Pulling an all-nighter won't help with decision-making the morning after. Photo: Thomas Dworzak/Magnum Photos
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Asleep at the wheel: what makes us human is our irrationality

We are drawn to some types of information over others, our past experiences shape our present-day judgements and our emotional and physical states affect the choices we make.

I am 14 years old, sitting in my first economics class. We are taught that we make decisions as rational men, Homo economicus. That we objectively weigh up pros and cons and coolly evaluate information.

Rational men. Hmmm. Not only does economics in one swoop ignore my entire sex, it also assumes that we are robotic, dispassionate creatures.

We are not.

What makes us human is our irrationality – the way we are drawn to some types of information over others, the way our past experiences shape our present-day judgements, the way our emotional and physical states affect the choices we make.

Take colour. It plays a surprisingly signi­ficant role in the way we evaluate situations. Men rate women as more attractive if they see their photographs set against red backgrounds rather than white, grey, blue or green. Waitresses are tipped more when they wear red. Football referees are more likely to give penalties to teams wearing black strips than to those in other colours.

Language – the choice of words, images and metaphors used – also has a huge impact on the judgement calls we make. I may not fall for politicians’ fear-mongering, but beauty companies have at times caught me out. In my bathroom cabinet are products that “correct” dark spots, “fight” ageing and can infuse my eyes with “youth”. Really, though?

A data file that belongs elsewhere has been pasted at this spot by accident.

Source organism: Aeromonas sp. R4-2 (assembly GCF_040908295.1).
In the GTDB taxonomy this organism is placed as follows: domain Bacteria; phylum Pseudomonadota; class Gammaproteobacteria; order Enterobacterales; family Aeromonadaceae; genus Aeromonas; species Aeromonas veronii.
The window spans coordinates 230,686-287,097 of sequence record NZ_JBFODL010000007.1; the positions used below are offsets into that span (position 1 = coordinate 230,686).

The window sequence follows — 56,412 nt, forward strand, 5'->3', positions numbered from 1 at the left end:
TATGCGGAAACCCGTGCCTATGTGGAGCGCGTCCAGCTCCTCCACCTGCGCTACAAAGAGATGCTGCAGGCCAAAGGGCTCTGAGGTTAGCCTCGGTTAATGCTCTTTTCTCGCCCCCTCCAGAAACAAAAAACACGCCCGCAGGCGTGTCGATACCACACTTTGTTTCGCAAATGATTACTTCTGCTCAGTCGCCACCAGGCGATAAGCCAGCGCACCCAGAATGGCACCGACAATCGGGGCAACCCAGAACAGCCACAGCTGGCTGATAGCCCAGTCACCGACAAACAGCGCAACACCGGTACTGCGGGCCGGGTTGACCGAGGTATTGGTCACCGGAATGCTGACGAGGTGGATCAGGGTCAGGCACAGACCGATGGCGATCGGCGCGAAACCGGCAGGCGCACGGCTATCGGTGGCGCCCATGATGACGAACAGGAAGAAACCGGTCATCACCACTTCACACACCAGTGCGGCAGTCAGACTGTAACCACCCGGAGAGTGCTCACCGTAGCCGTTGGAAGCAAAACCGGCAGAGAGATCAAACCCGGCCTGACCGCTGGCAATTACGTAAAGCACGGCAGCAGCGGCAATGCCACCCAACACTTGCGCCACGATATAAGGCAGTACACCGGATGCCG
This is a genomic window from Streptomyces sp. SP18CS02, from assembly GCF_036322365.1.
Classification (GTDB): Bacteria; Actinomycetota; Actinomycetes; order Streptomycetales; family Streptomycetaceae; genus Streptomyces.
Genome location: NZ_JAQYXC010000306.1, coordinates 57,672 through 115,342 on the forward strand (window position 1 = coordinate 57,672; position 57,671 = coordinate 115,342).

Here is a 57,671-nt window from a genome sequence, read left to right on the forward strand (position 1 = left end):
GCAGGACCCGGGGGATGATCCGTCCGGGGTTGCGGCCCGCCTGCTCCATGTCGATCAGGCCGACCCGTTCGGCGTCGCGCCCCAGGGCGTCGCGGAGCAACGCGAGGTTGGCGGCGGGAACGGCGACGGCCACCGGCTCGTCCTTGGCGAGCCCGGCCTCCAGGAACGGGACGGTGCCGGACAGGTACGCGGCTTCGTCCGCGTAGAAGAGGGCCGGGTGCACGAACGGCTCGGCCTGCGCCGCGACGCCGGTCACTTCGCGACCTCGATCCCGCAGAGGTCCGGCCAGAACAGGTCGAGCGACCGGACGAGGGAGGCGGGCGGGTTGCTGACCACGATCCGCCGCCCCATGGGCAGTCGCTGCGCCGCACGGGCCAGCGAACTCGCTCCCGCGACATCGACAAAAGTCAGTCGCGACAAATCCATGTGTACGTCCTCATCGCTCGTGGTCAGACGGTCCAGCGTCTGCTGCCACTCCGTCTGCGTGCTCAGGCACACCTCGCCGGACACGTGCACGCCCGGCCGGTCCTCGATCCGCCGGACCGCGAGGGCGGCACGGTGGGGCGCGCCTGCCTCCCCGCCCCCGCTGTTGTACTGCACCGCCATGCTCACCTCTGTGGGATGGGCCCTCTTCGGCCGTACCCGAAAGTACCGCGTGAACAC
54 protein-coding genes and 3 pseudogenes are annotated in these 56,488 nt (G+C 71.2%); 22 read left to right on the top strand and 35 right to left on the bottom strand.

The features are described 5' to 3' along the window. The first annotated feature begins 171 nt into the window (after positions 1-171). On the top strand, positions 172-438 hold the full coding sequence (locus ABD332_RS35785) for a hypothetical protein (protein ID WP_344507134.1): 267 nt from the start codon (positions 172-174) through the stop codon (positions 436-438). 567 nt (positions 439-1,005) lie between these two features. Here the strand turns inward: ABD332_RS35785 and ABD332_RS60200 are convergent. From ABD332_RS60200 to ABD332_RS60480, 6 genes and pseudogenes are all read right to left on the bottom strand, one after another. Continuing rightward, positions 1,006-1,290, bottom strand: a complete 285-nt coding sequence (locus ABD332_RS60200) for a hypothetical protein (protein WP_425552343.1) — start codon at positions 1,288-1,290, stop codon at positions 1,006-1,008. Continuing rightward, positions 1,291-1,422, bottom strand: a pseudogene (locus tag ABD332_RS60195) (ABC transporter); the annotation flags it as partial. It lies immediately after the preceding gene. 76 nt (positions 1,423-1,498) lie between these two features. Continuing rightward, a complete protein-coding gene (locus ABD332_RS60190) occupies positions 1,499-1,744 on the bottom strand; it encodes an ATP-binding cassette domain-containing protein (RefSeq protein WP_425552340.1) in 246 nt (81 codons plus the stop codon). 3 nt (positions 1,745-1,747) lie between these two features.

And how about the British study which revealed that when two groups of psychiatrists were told the same story of a young man who had attacked a train conductor, the only difference being the attacker’s name, they provided different diagnoses depending on what they believed him to be called? When the psychiatrists thought the attacker was called Matthew, they were more likely to diagnose him with schizophrenia. When they thought he was called Wayne, they were more likely to diagnose him with a drug problem.

Time and time again we are affected by factors of which we are not even aware. Time and time again we behave irrationally. It’s not just the way information is presented to us of which we need to be mindful. We need to be aware, too, of the impact of our physiological and psychological state on the choices we make.

If we’re anxious, we are more risk-averse. Stress makes us prone to tunnel vision, less likely to take in all the information we need. When we’re happy we take more risks, are more trusting, more generous. It’s why a country’s stock market tends to rise off the back of a national team’s win at football. (Not something England needed to worry about this year, sadly.)

If we’re tired, that messes with our decision-making. If you’ve ever pulled an all-nighter you will know the symptoms of sleep deprivation all too well: difficulty concentrating, brain like cotton wool, memory lapses. But did you know that if you go 24 hours without sleep or spend a week sleeping only four or five hours a night, it’s as if you’re making decisions drunk?

Are you the type who skips breakfast? If so you might want to rethink that. Fascinating research in Israel on why judges decided to grant prisoners parole showed that the main determinant wasn’t the applicant’s gender or ethnicity, nor even the type of crime, but whether the judge had recently eaten.